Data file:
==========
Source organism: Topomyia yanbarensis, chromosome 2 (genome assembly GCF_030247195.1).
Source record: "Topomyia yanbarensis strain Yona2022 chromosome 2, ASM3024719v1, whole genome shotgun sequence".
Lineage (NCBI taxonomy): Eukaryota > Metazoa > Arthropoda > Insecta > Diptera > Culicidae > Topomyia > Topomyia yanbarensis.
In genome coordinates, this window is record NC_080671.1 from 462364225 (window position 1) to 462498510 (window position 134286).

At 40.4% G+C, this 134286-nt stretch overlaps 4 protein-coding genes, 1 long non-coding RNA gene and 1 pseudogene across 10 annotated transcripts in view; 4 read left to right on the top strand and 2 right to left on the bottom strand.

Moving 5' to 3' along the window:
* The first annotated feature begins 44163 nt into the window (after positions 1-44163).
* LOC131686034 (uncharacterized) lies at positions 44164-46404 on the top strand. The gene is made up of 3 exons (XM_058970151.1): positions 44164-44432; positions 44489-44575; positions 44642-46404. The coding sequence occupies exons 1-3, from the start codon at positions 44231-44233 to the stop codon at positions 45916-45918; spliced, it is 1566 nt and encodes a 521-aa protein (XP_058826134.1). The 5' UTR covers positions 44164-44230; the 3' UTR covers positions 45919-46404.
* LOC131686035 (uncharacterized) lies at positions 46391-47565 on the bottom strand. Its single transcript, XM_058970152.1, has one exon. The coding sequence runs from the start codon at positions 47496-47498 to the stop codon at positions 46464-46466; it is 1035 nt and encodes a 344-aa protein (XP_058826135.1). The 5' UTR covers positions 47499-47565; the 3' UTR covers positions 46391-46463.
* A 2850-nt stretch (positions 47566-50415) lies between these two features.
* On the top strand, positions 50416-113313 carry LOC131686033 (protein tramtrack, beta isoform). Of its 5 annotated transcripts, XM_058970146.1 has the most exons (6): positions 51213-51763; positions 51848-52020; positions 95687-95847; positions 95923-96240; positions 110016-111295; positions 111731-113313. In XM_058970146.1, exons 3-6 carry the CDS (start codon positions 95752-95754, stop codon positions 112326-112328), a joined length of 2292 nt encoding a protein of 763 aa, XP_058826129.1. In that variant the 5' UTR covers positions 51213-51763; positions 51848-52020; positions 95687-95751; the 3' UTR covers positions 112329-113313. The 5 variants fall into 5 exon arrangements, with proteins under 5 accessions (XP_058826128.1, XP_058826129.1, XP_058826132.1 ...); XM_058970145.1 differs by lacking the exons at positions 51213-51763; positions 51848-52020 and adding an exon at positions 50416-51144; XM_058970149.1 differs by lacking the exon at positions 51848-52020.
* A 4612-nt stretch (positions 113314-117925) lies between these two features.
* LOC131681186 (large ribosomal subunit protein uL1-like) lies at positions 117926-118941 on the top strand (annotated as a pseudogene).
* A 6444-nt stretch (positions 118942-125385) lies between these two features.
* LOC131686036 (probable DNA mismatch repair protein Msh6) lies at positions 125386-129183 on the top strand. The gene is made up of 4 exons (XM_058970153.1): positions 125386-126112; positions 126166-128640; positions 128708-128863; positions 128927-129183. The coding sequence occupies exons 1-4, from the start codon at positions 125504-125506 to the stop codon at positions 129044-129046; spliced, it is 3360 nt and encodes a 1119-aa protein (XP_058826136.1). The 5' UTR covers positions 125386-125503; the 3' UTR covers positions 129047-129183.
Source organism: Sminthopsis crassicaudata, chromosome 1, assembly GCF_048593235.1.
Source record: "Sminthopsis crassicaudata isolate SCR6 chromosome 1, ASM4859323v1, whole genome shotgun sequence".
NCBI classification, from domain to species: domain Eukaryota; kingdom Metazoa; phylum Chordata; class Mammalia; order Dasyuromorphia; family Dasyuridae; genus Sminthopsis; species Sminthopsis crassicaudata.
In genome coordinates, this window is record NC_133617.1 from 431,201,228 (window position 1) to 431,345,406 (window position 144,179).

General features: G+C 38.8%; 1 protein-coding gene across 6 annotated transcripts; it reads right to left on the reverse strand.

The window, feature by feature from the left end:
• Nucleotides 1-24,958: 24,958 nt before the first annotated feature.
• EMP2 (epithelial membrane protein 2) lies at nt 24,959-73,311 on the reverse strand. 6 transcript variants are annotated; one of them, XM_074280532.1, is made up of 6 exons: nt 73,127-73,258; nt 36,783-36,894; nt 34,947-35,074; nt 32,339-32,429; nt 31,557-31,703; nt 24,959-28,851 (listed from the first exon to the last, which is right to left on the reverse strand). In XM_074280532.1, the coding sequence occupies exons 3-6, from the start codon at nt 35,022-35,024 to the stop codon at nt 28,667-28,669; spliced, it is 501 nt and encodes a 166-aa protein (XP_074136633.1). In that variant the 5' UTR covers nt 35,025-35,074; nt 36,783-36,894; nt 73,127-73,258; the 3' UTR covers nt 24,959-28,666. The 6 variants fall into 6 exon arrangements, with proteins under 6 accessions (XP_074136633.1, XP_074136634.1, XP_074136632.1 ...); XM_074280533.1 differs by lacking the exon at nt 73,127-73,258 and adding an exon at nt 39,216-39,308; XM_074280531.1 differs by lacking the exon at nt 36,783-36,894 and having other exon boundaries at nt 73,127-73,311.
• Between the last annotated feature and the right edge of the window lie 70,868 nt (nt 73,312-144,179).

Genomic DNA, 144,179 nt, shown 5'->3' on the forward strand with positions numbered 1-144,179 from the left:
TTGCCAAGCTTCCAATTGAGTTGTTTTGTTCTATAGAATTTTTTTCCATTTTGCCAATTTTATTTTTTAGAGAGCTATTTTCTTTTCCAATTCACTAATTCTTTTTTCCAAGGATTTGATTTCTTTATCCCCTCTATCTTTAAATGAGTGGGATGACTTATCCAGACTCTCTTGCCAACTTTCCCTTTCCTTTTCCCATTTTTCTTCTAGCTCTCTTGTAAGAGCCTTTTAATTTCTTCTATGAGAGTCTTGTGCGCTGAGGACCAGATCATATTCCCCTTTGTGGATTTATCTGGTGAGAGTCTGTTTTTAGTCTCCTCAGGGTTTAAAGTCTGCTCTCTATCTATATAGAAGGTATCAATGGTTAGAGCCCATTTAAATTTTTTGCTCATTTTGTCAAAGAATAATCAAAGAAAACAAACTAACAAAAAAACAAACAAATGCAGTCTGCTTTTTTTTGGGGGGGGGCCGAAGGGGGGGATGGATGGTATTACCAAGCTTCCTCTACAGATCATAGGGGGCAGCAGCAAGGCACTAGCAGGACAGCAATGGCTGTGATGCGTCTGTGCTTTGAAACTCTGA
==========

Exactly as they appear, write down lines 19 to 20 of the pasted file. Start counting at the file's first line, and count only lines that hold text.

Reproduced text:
In genome coordinates, this window is record NC_133617.1 from 431,201,228 (window position 1) to 431,345,406 (window position 144,179).

General features: G+C 38.8%; 1 protein-coding gene across 6 annotated transcripts; it reads right to left on the reverse strand.